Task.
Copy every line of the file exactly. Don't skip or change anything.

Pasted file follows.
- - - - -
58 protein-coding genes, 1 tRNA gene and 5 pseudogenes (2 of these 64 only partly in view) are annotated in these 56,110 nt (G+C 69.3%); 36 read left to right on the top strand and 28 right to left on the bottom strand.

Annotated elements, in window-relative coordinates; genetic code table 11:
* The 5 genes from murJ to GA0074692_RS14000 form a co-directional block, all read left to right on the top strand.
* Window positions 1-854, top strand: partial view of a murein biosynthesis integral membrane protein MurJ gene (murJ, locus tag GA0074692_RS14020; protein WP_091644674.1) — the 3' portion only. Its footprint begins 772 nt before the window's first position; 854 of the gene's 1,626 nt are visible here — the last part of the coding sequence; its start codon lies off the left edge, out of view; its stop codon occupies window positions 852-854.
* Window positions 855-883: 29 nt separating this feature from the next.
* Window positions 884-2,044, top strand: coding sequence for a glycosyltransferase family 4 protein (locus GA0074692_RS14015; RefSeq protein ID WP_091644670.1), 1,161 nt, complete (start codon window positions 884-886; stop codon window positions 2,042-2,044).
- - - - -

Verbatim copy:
58 protein-coding genes, 1 tRNA gene and 5 pseudogenes (2 of these 64 only partly in view) are annotated in these 56,110 nt (G+C 69.3%); 36 read left to right on the top strand and 28 right to left on the bottom strand.

Annotated elements, in window-relative coordinates; genetic code table 11:
* The 5 genes from murJ to GA0074692_RS14000 form a co-directional block, all read left to right on the top strand.
* Window positions 1-854, top strand: partial view of a murein biosynthesis integral membrane protein MurJ gene (murJ, locus tag GA0074692_RS14020; protein WP_091644674.1) — the 3' portion only. Its footprint begins 772 nt before the window's first position; 854 of the gene's 1,626 nt are visible here — the last part of the coding sequence; its start codon lies off the left edge, out of view; its stop codon occupies window positions 852-854.
* Window positions 855-883: 29 nt separating this feature from the next.
* Window positions 884-2,044, top strand: coding sequence for a glycosyltransferase family 4 protein (locus GA0074692_RS14015; RefSeq protein ID WP_091644670.1), 1,161 nt, complete (start codon window positions 884-886; stop codon window positions 2,042-2,044).